I essentially did this very experiment many years ago. Placing such a variety of hole diameters before the unaided eye and noting the effects on a daytime scene is most instructive!

#14 Starman1

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Posted 18 June 2013 - 10:14 AM

Interesting.
In my 12.5" newt. I cannot see diffraction rings on bright stars because the diffraction spikes are too bright.
I cannot see diffraction rings on faint stars because the points are too small and the rings too faint.
I can sometimes see them on magnitude 6-8 stars if I look carefully. It seems to take 230-305X in my 12.5" to make them show up.

I used to see them all the time in my 8" SCT, showing how much easier it is to see them when there are no diffraction spikes. Seeing was the factor that determined how many rings could be seen. In the best possible seeing, I could see one ring. In mediocre seeing, several rings.

#15 Darren Drake

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Posted 18 June 2013 - 11:47 AM

I've seen them many times through my 18 inch. Its sometimes easier to look at close doubles near the limit of resolution to confirm that the airy disks are indeed being seen. 2 nights ago I observed the 0.49 arcsecond double zeta bootis to see them as well as a few other close doubles.

#16 Jason D

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Posted 18 June 2013 - 12:19 PM

I observed the 0.49 arcsecond double zeta bootis

With my 10" scope, I see clearly both airy discs touching at 600X but the discs are clearer at 1200X. Of course seeing has to be good and the image at 1200X is bouncy but discernible.
Jason

#17 Jon Isaacs

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Posted 18 June 2013 - 08:40 PM

I've seen them many times through my 18 inch. Its sometimes easier to look at close doubles near the limit of resolution to confirm that the airy disks are indeed being seen. 2 nights ago I observed the 0.49 arcsecond double zeta bootis to see them as well as a few other close doubles.


Darren:

According to Sky Tools 3 which computes the orbits of short period binaries like Zeta Bootes, the separation is currently at 0.43 arc-seconds, with in the reach of an 18 inch but slightly beyond the Dawes limit of a 10 inch/250mm, at 0.46 arc-seconds.

A few nights ago I took a look at it with my 250mm GSO Dob, nothing, not even a hint, just a nice round star even at 800x. I had split it a couple of years ago. Later in the evening I realized I was confused and I had been looking at Eta Bootes rather than Zeta Bootes..

:tonofbricks:

Looking at Zeta Bootes, like Jason, I saw a peanut with a ring but couldn't make out a Dawes split. That was with my favorite combination, the 10 inch F/5, the Paracorr, a 2x Celestron Shorty Barlow and a 3.5mm Nagler.

Jon

#18 bunyon

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Posted 18 June 2013 - 08:58 PM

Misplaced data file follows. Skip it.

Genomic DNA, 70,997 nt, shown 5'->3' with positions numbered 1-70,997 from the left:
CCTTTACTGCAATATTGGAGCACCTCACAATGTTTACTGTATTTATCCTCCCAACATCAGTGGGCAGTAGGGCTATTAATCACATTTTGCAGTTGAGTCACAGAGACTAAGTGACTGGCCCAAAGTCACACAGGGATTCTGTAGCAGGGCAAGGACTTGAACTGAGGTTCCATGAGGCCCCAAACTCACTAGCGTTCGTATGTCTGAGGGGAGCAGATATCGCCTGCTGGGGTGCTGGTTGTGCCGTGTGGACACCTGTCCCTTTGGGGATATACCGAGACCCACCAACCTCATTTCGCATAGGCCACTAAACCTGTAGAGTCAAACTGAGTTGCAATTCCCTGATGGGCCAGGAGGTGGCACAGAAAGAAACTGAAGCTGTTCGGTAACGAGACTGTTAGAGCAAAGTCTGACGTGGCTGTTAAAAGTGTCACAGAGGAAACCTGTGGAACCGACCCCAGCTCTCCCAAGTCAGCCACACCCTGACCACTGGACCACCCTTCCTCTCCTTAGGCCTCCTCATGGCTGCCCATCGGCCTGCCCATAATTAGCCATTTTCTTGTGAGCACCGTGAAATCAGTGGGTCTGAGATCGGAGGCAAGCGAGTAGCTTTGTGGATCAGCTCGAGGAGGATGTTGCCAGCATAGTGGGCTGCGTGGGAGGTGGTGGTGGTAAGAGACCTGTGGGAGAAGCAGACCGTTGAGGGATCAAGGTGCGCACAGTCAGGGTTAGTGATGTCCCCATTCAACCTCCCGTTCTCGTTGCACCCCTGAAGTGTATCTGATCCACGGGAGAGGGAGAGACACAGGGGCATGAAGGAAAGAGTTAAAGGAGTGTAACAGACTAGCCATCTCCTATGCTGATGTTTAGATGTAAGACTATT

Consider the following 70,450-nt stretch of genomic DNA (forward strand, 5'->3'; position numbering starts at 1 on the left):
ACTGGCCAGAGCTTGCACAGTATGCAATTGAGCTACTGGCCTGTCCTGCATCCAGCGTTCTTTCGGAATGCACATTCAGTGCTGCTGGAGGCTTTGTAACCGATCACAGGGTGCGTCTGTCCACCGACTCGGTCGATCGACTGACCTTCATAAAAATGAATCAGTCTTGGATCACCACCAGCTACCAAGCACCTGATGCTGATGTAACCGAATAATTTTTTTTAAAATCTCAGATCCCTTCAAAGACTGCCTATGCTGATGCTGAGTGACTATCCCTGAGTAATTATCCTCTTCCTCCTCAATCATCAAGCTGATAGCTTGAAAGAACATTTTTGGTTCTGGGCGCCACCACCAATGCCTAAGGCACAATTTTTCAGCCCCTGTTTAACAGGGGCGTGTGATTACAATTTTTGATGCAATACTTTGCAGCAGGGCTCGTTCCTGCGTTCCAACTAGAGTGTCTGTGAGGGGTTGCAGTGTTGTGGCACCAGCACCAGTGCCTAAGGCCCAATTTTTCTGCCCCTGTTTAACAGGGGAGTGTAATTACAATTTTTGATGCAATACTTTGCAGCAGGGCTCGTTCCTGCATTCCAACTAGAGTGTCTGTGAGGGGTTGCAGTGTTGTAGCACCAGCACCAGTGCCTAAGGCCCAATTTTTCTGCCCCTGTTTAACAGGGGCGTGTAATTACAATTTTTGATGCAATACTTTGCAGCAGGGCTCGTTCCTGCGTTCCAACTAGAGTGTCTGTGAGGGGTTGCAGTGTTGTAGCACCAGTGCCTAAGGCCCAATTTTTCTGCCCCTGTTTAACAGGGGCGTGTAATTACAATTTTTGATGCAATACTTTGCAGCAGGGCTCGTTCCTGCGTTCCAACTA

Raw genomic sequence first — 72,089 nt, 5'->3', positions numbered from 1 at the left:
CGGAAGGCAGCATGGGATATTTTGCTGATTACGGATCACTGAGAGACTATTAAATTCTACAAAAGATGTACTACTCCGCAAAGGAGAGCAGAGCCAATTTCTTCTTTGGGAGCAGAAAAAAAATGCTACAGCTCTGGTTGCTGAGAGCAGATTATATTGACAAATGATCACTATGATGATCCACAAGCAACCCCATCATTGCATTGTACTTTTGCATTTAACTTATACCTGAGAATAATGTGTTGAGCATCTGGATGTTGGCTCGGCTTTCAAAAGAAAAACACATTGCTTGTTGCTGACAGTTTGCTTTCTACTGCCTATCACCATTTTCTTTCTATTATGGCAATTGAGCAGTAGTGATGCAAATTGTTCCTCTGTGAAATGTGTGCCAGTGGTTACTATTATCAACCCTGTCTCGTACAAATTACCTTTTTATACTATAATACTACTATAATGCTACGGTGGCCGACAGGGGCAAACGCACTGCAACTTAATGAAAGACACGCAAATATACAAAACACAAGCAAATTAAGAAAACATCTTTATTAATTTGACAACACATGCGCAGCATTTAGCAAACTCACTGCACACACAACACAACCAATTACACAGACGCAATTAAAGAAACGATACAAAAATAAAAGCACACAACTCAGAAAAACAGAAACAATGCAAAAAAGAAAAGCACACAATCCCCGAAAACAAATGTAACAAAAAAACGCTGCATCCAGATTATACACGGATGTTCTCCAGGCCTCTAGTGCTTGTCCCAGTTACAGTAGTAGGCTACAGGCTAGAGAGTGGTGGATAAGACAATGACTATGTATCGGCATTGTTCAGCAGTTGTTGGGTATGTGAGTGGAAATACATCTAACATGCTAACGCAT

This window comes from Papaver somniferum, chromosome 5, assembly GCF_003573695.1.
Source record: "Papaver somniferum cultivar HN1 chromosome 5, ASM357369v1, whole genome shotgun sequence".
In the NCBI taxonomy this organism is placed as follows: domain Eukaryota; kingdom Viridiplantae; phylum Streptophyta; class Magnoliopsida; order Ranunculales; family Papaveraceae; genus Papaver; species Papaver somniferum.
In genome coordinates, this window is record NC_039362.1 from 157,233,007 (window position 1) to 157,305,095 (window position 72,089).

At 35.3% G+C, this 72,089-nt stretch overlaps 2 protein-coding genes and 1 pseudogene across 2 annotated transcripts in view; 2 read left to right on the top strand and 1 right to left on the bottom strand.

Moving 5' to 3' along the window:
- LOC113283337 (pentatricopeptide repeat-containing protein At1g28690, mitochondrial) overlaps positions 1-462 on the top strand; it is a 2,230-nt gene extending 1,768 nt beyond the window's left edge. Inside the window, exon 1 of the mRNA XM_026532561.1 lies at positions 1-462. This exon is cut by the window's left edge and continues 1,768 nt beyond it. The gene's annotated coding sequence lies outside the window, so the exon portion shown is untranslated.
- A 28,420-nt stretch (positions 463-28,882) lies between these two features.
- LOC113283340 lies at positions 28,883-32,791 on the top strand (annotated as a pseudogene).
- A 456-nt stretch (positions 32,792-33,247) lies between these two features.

I feel compelled to share this image of Zeta Bootis. It includes a diffraction ring. For what it's worth, I rarely notice diffraction rings in my 15" unless I'm imaging. I'm not sure what that suggests.

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#19 Asbytec

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Posted 18 June 2013 - 10:36 PM

I like diffraction rings, actually...you can "read them" and they are striking on doubles.

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#20 Mirzam

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Posted 19 June 2013 - 06:19 AM

Nice job on the image of the close double! Was your effective focal length just 4800 mm? Wow.

JimC

#21 Starman1

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Posted 19 June 2013 - 10:34 AM

It's one thing to see a double (Zeta Bootis is one tight binary!) and another to photograph it. Since the image is so well resolved, I'd be interested in seeing how close together the stars can get before they appear as one.
In 2021, I believe the separation will be less than 0.05", so some time between now and then the images will merge.
Excellent shot.

#22 bunyon

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Posted 19 June 2013 - 01:49 PM

Thanks. That is an interesting observation that the separation will decrease that quickly. I'm going to make a point of trying to image this every few months. Hopefully I can do as well next time. This was one avi out of five and the others weren't nearly as good. On the other hand, the seeing was no better than fair.

It's one thing to see a double (Zeta Bootis is one tight binary!) and another to photograph it. Since the image is so well resolved, I'd be interested in seeing how close together the stars can get before they appear as one.
In 2021, I believe the separation will be less than 0.05", so some time between now and then the images will merge.
Excellent shot.



#23 freestar8n

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Posted 20 June 2013 - 03:30 AM

Here's mine from July 16, 2011 with a C11 in medium seeing.

Frank